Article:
Peonies are typically grown outdoors, but can make good container plants and placed indoors. Peonies are best planted as tubers or small plants in the fall so they can become established during the winter months. However, they can also be planted in the spring, if necessary. When buying peonies, consider that some grow so large they need support and in general, tree peonies have smaller root systems so they might be easier to grow in containers.
Choose a container with drainage holes that can accommodate the peony's roots, and has room to double or triple in size. The container should be heavy (e.g., clay) so that it won’t tip over as the peony gets larger and larger. If you plan to place the peony outdoors during the summer, select a light cover container so it doesn't heat up in the sun too much.
Fill the pot about 2/3 of the way with potting soil that is also mixed with plant fertilizer. Then dig a hole that is large enough to for the roots to fit. Plant the eyes—where the plant sprouts from the underground root stem—2 inches beneath the soil.
Backfill the soil around the root and water the plant until the water comes out the drainage holes on the bottom of the planting pot. Always dump the drained water out so the container is not sitting in water. Continue to water the peony in the same manner when the top 1 to 2 inches of soil dries out.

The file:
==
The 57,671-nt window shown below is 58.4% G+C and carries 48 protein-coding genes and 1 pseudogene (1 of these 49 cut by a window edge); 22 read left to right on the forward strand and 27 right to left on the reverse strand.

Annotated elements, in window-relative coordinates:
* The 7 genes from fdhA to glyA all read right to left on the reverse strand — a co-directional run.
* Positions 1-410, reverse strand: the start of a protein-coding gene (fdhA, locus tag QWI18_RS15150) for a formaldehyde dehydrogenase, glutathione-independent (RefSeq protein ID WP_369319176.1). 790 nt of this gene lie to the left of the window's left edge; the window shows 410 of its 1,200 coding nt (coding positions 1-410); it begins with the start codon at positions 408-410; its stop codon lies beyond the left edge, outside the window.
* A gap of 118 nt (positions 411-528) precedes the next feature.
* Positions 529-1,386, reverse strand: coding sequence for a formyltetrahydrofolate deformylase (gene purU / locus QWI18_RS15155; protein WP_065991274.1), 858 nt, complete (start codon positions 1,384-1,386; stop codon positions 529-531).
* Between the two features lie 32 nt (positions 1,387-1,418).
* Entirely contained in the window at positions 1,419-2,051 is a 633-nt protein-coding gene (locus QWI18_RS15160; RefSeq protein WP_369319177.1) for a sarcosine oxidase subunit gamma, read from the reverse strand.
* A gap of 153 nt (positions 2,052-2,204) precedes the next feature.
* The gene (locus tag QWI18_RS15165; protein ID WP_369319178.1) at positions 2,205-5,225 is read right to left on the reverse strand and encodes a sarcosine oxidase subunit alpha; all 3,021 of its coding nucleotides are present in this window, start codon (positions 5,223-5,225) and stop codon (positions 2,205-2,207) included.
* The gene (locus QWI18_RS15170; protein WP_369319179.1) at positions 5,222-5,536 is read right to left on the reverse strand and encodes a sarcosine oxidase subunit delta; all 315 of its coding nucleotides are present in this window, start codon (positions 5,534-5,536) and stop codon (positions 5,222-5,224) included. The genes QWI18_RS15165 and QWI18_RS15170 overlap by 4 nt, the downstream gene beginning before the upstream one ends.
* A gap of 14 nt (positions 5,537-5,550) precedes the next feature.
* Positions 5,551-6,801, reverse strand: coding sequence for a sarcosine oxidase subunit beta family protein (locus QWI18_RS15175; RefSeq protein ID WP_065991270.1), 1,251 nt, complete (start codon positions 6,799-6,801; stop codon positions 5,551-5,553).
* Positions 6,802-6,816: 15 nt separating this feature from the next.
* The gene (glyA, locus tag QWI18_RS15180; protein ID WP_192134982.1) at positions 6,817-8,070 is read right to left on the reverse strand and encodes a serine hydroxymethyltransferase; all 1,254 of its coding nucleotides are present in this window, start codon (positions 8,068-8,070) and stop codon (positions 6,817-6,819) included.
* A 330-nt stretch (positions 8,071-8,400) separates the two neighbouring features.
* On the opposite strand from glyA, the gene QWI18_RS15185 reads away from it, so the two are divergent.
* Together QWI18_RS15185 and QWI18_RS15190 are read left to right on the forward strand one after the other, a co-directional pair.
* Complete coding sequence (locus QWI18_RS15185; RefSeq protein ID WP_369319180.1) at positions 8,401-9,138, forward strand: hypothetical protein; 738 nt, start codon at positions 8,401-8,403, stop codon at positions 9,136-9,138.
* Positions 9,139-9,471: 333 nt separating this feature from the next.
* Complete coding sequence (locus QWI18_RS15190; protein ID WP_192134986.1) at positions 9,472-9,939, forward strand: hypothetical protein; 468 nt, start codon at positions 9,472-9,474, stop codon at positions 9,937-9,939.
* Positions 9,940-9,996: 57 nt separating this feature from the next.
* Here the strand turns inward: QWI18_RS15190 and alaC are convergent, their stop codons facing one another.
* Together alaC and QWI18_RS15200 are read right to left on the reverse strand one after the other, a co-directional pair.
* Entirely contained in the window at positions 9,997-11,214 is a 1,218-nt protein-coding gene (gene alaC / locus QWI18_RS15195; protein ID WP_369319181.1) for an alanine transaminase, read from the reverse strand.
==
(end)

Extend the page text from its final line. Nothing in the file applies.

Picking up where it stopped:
Place the container in near freezing conditions (e.g., unheated garage or attic) from late fall until late winter. Peonies need a cold dormancy to thrive. During this time, water only when the soil dries out completely (test with finger).
Things You Will Need
- Potting soil
- Plant Peonies in Spring
- Split Peonies
- Symbolic Meaning of Peony
- Cut & Separate Peony Roots
- Peony Planting Instructions
- Care for a Peony Bush in the Fall
- Should Dead Blooms Be Cut Off Peonies?
- Grow Peonies in Pots
- Peony Growing Requirements
- Grow Peonies in North Georgia
- When Do Peonies Bloom?
- Flowers That Look Like Peonies